Concerned that readers had difficulty perceiving the admirable qualities of Maria in Play It as It Lays, Didion, in A Book of Common Prayer, creates Charlotte Douglas, Maria’s equivalent, observed and analyzed by an older, scientifically trained American woman. Grace Strasser-Mendana, orphaned at a young age in the United States, is the widow of a Latin American president who was probably killed by his brother in a struggle for power. What principally keeps Grace overseas, in fictional Boca Grande, is her desire to be close to her son, Gerardo, though he too is toying with political violence. At first she is merely distracted by the antics of Charlotte Douglas, a newcomer, until she perceives parallels between their values and their lives as “outsiders” in a world trained for irresponsibility—and therefore for destruction.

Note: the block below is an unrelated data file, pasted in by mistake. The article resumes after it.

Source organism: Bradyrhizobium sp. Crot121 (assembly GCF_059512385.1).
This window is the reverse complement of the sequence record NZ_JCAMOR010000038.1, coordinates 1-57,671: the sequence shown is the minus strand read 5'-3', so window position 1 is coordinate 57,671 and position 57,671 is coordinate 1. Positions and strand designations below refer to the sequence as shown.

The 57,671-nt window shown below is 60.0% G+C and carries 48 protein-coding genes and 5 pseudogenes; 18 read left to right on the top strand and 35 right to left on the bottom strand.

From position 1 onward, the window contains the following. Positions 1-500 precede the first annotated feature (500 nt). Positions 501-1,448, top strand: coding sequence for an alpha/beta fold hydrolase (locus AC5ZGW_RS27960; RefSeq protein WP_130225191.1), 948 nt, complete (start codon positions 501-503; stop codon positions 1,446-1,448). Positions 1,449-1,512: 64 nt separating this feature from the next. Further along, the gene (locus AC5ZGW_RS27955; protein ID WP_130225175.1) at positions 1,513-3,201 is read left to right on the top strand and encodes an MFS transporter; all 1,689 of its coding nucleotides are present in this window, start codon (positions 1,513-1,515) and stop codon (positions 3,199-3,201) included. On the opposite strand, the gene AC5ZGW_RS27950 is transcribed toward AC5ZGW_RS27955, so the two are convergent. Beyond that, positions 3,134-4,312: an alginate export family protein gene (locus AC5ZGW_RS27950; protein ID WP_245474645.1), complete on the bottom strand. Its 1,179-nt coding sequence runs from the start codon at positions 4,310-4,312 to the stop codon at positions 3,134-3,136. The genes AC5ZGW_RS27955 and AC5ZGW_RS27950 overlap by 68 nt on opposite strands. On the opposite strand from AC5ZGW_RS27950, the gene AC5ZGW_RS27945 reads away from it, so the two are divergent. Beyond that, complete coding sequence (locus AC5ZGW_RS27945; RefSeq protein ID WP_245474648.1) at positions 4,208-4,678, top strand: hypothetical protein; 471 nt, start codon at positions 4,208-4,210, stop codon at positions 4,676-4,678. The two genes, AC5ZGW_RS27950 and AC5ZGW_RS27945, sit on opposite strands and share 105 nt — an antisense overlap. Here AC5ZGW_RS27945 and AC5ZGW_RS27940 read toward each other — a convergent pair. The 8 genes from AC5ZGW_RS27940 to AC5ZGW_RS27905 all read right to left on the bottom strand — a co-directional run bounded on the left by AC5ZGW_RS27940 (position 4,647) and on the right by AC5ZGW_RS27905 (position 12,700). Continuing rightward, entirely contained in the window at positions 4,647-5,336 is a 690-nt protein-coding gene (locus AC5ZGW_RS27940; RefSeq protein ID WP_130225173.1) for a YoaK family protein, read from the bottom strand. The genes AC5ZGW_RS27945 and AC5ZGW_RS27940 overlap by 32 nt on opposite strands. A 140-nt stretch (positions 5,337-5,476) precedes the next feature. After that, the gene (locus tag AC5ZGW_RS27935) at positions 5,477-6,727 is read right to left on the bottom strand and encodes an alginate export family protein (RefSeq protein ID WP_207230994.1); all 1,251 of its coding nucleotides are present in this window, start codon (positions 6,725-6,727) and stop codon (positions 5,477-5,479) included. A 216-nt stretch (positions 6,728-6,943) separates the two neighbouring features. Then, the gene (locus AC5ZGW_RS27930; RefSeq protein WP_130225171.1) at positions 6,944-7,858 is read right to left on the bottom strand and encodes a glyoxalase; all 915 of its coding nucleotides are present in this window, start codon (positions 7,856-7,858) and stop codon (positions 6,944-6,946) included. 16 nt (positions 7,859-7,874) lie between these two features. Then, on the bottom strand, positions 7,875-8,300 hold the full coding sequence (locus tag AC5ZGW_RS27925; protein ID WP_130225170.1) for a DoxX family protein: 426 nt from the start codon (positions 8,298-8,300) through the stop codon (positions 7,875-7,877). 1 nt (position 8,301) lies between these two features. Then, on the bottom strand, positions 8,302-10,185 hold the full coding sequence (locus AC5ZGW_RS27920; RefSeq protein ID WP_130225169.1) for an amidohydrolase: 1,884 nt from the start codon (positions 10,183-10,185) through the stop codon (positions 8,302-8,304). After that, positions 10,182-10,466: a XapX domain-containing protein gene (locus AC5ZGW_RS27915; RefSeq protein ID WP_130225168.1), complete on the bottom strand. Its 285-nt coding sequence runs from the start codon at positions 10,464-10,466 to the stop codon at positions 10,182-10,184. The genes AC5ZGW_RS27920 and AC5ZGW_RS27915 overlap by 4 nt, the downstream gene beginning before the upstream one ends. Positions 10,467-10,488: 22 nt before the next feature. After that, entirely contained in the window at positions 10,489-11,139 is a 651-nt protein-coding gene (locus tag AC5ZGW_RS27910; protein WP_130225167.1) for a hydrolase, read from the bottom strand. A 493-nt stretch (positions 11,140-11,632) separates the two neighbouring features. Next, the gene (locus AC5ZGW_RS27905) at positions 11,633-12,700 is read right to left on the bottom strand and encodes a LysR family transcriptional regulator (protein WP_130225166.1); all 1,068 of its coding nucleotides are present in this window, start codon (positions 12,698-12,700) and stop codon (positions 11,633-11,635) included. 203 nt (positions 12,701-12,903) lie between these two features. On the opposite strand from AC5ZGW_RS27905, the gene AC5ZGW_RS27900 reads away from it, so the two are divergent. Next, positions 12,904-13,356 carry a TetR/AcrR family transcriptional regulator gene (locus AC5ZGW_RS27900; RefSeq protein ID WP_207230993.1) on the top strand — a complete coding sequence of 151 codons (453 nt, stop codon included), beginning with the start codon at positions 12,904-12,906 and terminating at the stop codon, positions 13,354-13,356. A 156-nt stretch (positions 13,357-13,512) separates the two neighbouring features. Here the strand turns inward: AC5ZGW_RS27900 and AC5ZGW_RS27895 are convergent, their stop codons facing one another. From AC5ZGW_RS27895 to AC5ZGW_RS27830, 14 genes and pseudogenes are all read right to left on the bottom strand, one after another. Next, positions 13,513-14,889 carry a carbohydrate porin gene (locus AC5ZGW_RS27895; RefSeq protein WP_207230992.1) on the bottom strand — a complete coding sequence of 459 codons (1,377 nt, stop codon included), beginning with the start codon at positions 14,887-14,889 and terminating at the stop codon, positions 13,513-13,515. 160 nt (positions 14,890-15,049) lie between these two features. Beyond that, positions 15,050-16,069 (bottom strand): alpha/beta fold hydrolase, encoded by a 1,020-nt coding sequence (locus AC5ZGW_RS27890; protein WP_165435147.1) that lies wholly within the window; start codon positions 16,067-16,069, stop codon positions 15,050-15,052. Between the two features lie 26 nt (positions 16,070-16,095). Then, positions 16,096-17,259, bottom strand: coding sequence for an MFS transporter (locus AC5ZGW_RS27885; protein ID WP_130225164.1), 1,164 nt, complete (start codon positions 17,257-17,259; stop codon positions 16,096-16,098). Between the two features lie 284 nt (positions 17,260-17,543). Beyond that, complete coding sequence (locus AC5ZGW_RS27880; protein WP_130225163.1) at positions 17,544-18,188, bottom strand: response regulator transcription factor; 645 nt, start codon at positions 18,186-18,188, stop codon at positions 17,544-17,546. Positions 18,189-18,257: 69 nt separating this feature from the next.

Charlotte, having been raised in an overprotected, middle-class environment, cannot cope with either Warren Bogart, her first husband, who tries to compensate for his inadequacies through physically abusing others; or with Leonard Douglas, her current husband, who pretends to be a liberal lawyer but is covertly a gunrunner. She turns all of her frustrated affection on her daughter, Marin, who has become a mindless revolutionary involved in bombing buildings. Charlotte believes that Marin may surface in Boca Grande. On part of her journey south, Charlotte brings with her a premature newborn who dies of complications. Leonard, the baby’s father who cannot accept...
(The entire section is 625 words.)